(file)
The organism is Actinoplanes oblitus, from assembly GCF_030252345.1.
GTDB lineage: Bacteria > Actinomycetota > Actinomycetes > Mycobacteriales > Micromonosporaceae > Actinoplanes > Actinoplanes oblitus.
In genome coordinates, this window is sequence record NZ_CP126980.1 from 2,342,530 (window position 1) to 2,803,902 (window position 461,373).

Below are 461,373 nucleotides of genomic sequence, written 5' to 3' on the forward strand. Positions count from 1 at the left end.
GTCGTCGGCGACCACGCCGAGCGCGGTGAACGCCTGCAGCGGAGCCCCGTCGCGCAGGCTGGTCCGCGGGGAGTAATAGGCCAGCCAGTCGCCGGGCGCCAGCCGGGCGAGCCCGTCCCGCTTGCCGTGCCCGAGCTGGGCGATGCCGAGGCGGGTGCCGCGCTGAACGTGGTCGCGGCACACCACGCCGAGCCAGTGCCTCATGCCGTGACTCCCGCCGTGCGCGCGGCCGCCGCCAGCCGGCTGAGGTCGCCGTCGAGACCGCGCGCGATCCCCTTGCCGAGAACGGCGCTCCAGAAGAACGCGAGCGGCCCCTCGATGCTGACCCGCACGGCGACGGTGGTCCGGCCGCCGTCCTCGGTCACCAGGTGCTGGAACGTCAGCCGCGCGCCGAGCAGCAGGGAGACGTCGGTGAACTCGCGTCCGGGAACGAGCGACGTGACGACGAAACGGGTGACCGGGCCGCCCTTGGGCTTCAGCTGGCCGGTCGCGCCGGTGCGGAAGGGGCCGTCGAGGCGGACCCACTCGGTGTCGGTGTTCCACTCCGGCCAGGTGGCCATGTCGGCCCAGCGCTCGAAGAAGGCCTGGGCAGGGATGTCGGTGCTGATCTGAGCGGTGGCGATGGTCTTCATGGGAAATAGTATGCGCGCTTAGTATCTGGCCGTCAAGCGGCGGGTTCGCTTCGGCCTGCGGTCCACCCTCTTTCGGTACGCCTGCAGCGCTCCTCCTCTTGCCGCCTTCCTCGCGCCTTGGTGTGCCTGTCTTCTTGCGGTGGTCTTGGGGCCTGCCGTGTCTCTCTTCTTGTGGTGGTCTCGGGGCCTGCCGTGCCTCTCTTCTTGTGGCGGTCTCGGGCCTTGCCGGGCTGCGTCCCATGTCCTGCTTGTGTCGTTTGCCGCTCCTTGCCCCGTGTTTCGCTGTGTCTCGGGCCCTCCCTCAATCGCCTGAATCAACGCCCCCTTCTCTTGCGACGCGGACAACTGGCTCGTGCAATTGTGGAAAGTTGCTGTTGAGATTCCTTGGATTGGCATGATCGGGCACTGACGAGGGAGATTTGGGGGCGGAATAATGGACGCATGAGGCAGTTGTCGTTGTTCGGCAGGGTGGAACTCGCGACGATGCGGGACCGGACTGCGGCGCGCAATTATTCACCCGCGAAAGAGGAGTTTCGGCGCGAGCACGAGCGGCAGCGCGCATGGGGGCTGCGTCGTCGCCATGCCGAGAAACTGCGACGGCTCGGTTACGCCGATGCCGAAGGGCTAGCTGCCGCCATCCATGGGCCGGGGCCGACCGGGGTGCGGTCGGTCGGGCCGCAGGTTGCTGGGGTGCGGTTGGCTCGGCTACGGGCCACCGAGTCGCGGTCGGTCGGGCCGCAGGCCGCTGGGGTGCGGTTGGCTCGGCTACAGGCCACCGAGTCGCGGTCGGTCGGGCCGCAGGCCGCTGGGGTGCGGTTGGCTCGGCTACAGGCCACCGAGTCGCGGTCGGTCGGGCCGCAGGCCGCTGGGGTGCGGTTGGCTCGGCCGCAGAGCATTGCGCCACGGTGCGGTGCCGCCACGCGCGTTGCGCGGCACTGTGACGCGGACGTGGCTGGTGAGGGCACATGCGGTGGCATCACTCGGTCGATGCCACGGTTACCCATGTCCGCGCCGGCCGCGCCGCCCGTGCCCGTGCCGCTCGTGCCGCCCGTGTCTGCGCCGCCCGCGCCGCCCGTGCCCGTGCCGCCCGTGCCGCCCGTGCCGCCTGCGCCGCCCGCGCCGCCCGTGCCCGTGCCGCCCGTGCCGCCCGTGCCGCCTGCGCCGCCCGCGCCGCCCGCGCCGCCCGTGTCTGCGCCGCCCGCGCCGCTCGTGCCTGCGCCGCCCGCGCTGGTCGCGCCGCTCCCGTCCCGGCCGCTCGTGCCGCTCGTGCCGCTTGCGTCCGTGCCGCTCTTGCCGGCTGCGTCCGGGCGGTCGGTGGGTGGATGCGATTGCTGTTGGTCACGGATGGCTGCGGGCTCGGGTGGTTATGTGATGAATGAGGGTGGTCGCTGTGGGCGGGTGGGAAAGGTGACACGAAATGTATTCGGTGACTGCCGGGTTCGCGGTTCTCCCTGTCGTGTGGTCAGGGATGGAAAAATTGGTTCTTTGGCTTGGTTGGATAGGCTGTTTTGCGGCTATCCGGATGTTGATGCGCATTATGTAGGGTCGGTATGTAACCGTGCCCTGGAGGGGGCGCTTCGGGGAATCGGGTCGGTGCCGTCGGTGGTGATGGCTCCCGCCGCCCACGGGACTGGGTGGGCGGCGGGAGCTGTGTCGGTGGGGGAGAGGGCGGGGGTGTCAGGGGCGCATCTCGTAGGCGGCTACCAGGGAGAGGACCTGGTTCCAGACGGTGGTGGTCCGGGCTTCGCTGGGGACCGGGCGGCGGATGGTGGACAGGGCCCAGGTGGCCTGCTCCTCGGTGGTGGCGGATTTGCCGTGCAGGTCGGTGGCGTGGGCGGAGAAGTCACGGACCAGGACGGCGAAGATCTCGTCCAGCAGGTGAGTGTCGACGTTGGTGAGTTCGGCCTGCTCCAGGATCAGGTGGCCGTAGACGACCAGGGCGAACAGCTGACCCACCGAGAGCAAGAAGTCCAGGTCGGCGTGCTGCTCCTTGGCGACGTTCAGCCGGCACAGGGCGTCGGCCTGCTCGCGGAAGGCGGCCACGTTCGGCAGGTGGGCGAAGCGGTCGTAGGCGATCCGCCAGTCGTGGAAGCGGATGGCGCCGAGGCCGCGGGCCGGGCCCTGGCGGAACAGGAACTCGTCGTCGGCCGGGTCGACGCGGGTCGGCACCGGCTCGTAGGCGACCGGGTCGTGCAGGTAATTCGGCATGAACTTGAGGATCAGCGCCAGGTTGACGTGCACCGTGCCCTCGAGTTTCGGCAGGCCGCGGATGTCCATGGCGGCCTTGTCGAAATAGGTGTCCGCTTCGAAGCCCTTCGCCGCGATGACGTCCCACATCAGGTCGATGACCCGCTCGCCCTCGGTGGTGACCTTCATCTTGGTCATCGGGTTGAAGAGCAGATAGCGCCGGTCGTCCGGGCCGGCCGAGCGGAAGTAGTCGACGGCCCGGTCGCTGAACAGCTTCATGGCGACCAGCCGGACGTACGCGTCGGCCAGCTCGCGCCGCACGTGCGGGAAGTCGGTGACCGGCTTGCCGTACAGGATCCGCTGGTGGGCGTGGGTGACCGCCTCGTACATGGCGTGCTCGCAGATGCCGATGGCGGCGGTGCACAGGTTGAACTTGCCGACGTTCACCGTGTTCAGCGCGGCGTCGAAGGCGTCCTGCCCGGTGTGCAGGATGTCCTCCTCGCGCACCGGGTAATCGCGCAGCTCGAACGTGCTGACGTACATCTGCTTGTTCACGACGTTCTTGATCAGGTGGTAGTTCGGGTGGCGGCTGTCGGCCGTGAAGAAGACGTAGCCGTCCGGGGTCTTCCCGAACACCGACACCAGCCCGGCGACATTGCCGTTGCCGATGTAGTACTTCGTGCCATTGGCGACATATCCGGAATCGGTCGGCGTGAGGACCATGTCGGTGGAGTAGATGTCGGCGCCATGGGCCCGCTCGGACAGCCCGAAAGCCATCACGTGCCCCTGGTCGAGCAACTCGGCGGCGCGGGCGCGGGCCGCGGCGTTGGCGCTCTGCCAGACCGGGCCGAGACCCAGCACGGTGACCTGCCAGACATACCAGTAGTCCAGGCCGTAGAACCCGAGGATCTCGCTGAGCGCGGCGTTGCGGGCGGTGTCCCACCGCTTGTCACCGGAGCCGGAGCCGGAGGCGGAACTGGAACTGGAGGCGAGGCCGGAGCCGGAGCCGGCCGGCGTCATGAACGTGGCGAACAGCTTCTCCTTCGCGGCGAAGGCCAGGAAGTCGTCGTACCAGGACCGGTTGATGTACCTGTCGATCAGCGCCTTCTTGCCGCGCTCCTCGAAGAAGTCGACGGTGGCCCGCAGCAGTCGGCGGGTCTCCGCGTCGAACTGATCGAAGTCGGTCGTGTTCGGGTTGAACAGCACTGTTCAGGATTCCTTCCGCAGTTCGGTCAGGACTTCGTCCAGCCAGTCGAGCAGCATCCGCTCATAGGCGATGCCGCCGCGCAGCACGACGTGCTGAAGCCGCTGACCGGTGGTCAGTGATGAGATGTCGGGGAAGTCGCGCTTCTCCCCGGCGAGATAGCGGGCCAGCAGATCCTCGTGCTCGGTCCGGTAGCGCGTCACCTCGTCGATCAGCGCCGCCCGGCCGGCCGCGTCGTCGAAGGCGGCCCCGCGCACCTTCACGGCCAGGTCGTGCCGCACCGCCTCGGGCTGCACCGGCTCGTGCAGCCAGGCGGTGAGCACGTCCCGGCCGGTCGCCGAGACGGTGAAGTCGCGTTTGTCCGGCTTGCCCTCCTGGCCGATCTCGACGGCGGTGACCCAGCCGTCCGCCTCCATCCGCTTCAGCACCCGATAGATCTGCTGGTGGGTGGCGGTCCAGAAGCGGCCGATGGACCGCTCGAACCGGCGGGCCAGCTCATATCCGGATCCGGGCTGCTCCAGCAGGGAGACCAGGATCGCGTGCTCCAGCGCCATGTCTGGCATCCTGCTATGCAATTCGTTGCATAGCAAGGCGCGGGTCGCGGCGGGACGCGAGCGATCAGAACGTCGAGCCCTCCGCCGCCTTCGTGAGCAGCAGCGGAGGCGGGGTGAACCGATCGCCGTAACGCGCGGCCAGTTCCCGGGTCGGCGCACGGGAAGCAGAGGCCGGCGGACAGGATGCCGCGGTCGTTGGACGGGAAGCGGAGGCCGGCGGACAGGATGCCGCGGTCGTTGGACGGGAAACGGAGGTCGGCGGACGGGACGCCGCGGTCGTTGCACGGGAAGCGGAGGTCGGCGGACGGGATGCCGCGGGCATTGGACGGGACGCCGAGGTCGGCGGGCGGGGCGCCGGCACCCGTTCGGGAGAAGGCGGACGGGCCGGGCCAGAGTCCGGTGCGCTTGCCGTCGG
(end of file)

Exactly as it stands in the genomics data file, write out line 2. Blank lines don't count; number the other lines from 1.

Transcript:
GTDB lineage: Bacteria > Actinomycetota > Actinomycetes > Mycobacteriales > Micromonosporaceae > Actinoplanes > Actinoplanes oblitus.